Parts to Power: Why Have Higher Octanes?

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Source: Pinterest

Did you read the title? If you did, and your here, your interested in one of the wonders that 80% of mankind has little or no information about. The power of octane is actually quite significant. Its abilities are surprising to even those who know and love their sweet, precious com-busting carbon creators. The complexity is rather more of a science than anything. Before further detail is given, lets give some honorable and very unintelligent guesses that the community has to offer.

For example, the photo above shows a man pouring flames out the exhaust of his 1959 Cadillac, which he likes to refer to as the “Flame Thrower”. The meaning behind the name? Well that’s common sense. What isn’t common sense, however, is the fact that this car is aloud to blow fire out the tailpipes on a public street. The amazement of the crowd was actually quite hysterical. Seriously? People think that he must be some kind of god because he’s making warmth and a cool oxygen effect occur at one of the darkest times during the day. His secret lies between a lighter and low octane gasoline.

Since the gasoline has such low octane, it ignites and com-busts without any extremely weird and complex sequence. Something commonly thought among those who drive their cars with camber and ricer wide bodies (better known as the guys who think stickers increase horsepower) think that higher octane means more speed and acceleration in the top end. Although this statement is directed more towards the confused youngsters, they’re not the only ones that I’ve heard say odd stuff such as this.

Image result for gas sign w/ octane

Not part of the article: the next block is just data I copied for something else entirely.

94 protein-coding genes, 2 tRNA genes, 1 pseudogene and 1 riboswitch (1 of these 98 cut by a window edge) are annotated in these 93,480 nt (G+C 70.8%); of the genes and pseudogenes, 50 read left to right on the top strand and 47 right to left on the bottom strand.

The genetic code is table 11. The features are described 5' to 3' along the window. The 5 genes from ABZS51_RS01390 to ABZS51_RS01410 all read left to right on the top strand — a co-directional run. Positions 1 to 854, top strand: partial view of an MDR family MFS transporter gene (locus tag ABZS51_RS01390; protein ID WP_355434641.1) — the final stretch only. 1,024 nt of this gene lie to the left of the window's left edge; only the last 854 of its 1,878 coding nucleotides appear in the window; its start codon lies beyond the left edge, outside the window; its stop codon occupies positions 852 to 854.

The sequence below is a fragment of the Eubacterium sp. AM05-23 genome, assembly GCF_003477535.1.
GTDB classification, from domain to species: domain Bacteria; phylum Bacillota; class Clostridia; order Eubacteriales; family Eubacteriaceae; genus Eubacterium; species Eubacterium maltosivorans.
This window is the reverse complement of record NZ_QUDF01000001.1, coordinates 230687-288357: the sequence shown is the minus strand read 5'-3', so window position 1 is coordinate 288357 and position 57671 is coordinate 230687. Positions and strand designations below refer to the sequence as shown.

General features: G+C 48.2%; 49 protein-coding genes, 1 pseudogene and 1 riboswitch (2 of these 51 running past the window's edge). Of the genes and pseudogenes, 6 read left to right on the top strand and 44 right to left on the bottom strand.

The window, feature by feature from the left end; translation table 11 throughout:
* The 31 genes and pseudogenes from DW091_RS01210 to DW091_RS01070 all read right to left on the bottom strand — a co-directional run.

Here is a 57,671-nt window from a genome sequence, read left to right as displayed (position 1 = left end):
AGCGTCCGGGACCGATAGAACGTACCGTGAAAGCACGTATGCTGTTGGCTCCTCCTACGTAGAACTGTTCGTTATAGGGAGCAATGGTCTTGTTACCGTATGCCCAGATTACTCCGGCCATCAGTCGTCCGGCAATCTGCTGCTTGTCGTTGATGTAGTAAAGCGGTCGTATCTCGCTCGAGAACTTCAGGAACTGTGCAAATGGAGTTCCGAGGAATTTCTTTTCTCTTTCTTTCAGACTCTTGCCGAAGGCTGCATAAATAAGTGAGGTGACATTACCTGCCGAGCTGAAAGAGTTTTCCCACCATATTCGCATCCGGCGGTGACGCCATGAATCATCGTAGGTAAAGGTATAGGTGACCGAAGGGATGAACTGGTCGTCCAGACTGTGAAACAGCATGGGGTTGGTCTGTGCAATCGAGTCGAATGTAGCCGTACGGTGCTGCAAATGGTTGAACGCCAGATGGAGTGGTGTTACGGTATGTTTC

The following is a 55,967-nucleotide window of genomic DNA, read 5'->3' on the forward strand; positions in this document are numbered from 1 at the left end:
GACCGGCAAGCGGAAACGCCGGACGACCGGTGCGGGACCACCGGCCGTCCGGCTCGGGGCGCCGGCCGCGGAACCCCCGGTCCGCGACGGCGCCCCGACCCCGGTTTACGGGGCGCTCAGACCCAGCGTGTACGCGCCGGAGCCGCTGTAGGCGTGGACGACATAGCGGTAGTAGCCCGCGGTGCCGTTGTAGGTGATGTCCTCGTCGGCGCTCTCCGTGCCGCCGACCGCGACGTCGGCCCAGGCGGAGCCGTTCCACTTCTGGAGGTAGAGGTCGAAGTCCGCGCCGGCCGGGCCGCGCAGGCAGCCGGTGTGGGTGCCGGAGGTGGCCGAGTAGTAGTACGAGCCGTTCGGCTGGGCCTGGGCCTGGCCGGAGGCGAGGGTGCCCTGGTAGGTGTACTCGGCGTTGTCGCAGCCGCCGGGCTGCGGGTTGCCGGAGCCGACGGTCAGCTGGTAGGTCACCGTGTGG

Source: Burkett Oil Company, Inc.

Octane grade based around the quality of fuel that your vehicle desires. Most appliances, such as the Honda Odyssey or the Nissan Quest, use 87 octane graded fuel as a high recommendation. This is because anything higher then 87 is not necessary for this motor to run efficiently. This leads to the conclusion that buying anything higher then 87 for a minivan is usually not needed.

This concept of higher octane is directed towards high performance cars for the wrong reason. Most predict that the purpose of such a number has to do with that of the power and compression strokes that the 4 stroke cycle inhabits. In addition to this, people think that they’re increasing performance via horsepower or torque, which isn’t necessarily true. This product, gasoline, actually has a potency level that is specific to how much it has been diluted using additives and other substances. In other words, the lower the octane, the less natural it is. Therefore, when a motor requires high potency, it cannot receive a low octane fuel. Make sense? Good. Your gonna want to know this for what’s next.

Image result for detonation on piston

Source: DOOTalk

Detonation. It only has to happen a few times and that’s the end of your motor. This is one of the few side effects that results after the process of detonation. However, detonation can occur be activated from multiple different sources, including improper octane level, preignition, or maybe even dirty fuel. Whatever your source of danger is, the result is indicated through actions such as clanking, popping, shutting off, and even dieseling over after ignition disengagement.

How to prevent it: make sure that you have proper timing, the proper octane gasoline in your fuel lines, and even replace the fuel in your system now and then to prevent the fuel from becoming diluted and depreciated over time.

Source: partstopower.com

 

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